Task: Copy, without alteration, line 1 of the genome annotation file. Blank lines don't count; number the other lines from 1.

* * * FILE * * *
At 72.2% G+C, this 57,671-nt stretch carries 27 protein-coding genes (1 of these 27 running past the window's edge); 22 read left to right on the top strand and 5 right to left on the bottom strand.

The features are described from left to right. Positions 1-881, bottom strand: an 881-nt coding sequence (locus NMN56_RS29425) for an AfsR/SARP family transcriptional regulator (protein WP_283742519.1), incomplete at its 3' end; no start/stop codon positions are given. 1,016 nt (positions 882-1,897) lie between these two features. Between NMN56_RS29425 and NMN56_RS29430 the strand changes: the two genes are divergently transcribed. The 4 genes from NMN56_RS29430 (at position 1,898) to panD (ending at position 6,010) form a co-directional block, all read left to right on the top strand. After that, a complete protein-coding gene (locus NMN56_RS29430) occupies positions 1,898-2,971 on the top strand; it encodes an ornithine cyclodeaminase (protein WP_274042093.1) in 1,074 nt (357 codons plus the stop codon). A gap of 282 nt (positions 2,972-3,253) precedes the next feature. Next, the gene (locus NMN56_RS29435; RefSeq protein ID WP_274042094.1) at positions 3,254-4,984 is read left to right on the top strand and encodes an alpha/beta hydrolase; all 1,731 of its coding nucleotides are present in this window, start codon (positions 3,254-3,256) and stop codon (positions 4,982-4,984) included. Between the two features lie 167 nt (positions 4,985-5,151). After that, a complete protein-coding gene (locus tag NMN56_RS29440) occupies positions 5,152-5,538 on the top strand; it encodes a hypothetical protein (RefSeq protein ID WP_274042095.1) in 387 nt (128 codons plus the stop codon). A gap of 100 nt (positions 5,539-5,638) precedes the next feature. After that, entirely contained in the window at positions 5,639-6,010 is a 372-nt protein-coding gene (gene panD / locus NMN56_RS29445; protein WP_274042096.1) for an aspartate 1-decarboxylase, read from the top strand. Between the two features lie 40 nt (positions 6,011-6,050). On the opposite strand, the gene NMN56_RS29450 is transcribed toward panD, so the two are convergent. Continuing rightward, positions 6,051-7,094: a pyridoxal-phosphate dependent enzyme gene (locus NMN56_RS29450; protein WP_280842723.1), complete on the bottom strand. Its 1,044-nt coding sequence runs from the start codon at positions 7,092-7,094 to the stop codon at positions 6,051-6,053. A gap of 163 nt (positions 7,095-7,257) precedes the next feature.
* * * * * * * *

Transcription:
At 72.2% G+C, this 57,671-nt stretch carries 27 protein-coding genes (1 of these 27 running past the window's edge); 22 read left to right on the top strand and 5 right to left on the bottom strand.